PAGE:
Recommended Los Ángeles Literature For Asian/Pacific American Heritage Month

By Brian Dunlap

apahm-logoFor Asain/Pacific American Heritage Month, Los Āngeles Literature is recommending books about Asian L.Á. written by Asians and books written by Asian Angeleños. This history of the city’s Asian American literature extends at least as far back as the 1920s, as historian Valerie J. Matsumoto chronicles in the chapter “Sounding the Dawn Bell: Developing Nisei Voices” from her book City Girls. Continue reading

Open Letter To Los Angeles City Council Members From Los Angeles Literary Arts Organizations And Allies

FROM: PEN America

NOTE: Los Angeles Literature stands with PEN America Los Angeles and the L.A. literary comminity. Read on to find out why.

WritersEmergencyFundHeader-300x200We write as a coalition of Los Angeles-based literary arts organizations and allies committed to supporting this city’s writers and literary professionals struggling amid the COVID-19 epidemic. We support the prioritization of health and safety measures until the crisis subsides, but request that you include writers and the literary community in forthcoming funding decisions related to recovery from the pandemic, recognizing the essential cultural and economic role they play in our city.

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Literary History: The Fearless Invention of One of L.A.’s Greatest Poets

Wanda Coleman’s work tallies and transcends the difficulties of being a black woman in a profession that hardly pays.

By Dan Chiasson
FROM: The New Yorker

200518_r36471Wanda Coleman wrote in “My Love Brings Flowers,” a poem from 1983. “Make clothes ten years old fashionable / rejuvenate one fake sable coat.” Coleman, who died in 2013, was one of the great menders in American verse: she found the extra wear in old forms like the sonnet and rummaged for new forms in everyday material, like aptitude tests, medical reports, and want ads. Poets sometimes brag about their fearsome powers of transformation; Coleman, beset by hardship for much of her life, kept her boasts closer to the bone. “I scrape bottom,” she wrote, and yet her poetry drew on deep reserves. Given Coleman’s almost chaotic originality, it is touching to encounter her stark admissions of debt: “I borrow from friends.” At a moment when many of us are learning—and teaching one another—how to make a face mask out of a sock or a bra, Coleman’s poetry might be just the model of inspired, ecstatic thrift we need.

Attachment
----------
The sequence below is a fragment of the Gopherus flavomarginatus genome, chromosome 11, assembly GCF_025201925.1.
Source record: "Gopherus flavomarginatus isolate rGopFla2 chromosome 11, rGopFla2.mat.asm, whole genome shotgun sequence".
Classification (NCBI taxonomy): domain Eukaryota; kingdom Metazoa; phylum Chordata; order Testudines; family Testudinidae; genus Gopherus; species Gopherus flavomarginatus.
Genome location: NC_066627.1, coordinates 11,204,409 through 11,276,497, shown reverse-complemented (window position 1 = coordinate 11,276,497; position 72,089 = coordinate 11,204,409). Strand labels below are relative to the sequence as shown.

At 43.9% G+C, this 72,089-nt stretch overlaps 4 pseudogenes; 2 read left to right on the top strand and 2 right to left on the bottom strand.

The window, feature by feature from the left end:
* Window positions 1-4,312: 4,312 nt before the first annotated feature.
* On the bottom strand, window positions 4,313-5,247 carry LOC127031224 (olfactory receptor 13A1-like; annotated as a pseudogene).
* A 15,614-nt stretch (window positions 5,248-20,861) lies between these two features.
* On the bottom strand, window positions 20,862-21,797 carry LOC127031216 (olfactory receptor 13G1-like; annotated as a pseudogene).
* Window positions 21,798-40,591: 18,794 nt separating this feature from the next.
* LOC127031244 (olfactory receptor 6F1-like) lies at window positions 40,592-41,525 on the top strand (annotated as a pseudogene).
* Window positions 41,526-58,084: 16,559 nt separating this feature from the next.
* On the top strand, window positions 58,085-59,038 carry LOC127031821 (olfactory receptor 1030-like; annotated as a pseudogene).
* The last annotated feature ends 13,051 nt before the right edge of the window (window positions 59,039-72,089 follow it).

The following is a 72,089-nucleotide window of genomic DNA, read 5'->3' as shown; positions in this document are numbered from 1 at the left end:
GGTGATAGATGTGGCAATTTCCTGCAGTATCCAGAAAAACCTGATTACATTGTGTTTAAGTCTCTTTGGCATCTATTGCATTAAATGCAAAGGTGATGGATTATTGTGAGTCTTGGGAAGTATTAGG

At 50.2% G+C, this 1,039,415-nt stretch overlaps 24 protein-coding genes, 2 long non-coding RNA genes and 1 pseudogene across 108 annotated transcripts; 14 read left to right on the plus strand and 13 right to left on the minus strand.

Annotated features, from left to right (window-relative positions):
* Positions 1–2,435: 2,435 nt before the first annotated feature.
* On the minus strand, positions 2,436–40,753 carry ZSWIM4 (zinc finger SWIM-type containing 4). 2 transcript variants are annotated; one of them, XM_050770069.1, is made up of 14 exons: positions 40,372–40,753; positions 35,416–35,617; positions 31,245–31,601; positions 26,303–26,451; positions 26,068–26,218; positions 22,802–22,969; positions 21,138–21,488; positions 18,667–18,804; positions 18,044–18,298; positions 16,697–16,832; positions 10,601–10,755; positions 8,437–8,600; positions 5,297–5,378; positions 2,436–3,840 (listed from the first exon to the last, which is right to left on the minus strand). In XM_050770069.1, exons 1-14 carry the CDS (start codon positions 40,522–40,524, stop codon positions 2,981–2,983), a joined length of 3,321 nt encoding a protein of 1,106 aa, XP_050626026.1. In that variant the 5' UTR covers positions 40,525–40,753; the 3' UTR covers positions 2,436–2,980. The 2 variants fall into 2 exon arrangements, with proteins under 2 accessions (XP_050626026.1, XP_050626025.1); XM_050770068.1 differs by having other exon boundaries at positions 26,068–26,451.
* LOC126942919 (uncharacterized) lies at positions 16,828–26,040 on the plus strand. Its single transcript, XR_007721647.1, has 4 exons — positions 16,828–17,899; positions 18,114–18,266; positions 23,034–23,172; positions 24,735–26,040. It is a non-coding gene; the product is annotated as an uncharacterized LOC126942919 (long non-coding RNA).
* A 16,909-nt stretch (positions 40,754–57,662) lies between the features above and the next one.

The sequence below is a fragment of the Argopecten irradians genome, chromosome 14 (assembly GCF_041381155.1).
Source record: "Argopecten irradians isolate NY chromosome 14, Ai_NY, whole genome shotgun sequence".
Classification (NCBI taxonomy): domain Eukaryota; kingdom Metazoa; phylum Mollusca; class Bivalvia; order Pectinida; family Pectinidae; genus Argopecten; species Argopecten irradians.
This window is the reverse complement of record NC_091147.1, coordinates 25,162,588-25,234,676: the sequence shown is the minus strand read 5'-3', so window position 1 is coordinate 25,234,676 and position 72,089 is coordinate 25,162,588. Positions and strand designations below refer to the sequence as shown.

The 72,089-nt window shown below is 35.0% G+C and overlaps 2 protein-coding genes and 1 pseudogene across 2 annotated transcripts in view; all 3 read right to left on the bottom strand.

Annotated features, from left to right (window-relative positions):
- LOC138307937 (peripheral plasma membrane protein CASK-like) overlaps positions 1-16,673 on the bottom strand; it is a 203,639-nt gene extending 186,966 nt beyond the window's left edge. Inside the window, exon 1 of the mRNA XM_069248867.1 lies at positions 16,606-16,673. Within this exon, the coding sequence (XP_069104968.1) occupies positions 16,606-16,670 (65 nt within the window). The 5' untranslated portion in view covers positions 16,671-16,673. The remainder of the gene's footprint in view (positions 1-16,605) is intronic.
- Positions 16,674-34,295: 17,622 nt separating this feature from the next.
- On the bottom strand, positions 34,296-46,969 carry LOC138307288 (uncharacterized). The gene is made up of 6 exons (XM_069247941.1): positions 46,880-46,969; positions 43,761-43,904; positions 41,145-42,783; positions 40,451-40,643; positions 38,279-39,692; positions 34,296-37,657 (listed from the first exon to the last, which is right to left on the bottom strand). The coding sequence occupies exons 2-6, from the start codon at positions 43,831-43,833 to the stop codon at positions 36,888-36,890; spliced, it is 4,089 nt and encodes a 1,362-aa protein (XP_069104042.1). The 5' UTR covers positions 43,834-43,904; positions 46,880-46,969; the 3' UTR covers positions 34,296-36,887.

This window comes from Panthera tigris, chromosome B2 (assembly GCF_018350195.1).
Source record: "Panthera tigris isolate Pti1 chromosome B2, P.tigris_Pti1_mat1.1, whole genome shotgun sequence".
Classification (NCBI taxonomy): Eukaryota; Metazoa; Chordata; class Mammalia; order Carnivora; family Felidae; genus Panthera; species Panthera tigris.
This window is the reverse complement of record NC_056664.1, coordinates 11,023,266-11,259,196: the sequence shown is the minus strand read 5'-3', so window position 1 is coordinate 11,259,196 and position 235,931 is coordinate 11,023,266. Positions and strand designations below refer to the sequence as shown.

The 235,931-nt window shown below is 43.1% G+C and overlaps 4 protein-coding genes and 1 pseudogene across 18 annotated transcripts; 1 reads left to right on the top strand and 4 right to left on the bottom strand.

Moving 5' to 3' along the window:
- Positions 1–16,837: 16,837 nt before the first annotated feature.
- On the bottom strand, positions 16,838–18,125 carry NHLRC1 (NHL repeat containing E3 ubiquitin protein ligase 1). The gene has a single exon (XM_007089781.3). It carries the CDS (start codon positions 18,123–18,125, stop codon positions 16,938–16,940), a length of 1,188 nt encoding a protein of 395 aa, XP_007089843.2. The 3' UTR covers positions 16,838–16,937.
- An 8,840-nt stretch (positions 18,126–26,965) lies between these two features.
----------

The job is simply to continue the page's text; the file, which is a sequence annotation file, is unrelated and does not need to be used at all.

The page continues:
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Luivette Resto: A Political Existence

By Alexandria Villegas
FROM: 7500 Magazine

wallcloseIt was approximately 7:00pm on February 27th, 2020 when I sat down with poet Luivette Resto in the small courtyard of Woodbury University’s campus library, empty and silent in the late-night hour. As a slight chill settled in the air, we chatted to the soothing patter of the courtyard fountain, occasionally pausing our conversation as we listened to the droning roar of an airplane flying overhead, courtesy of the nearby Burbank airport. Illuminated by the soft yellow glow of the lights strung above us, we talked about Luivette’s work, her inspiration, goals, and her commitment to living an “unapologetic” life.

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He Made Waves on the River: Lewis MacAdams Passes Away

By Carren Jao
FROM: KCET.org

DSC_8726Without Lewis MacAdams, an avowed poet, Los Angeles might have completely forgotten the river that birthed the city. “There would not be a movement to save or restore the L.A. river without him,” said Joe Edmiston, executive director of the Santa Monica Mountains Conservancy. “He was able to provide some romance, some poetry, some vision that you didn’t see.”

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Youth Poet Laurate Amanda Gorman Offers Words of Hope Amind Coronavirous Pandemic

By Brian Dunlap

gorman_-_headshotLos Ángeles native Amanda Gorman, the U.S.’s inaugural youth poet laureate, is offering Americans some words of inspiration to help get through this stressful time. Her words, like all poetry, helps people understand the world around them, to help contextualize and organize discordant aspects of our lives. Former Poet Laureate of Los Ángeles Luis J. Rodriguez says, “Her poetry draws on deep ideas, images, stories and concerns. She exudes confidence in her voice, her presentation and in the social issues she considers paramount.”

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Virtual Arts

By Brian Dunlap

20200318_192101We have seen over the last week, artists and musicians posting videos of them singing, performing or reading from their work or livestreaming their performances and readings. It’s a chance to keep people connected to each other during a time of isolation and sickness. It’s also a chance at self care, something to enjoy and take one’s mind off the worries and stress of the Coronavirus and all its effects.

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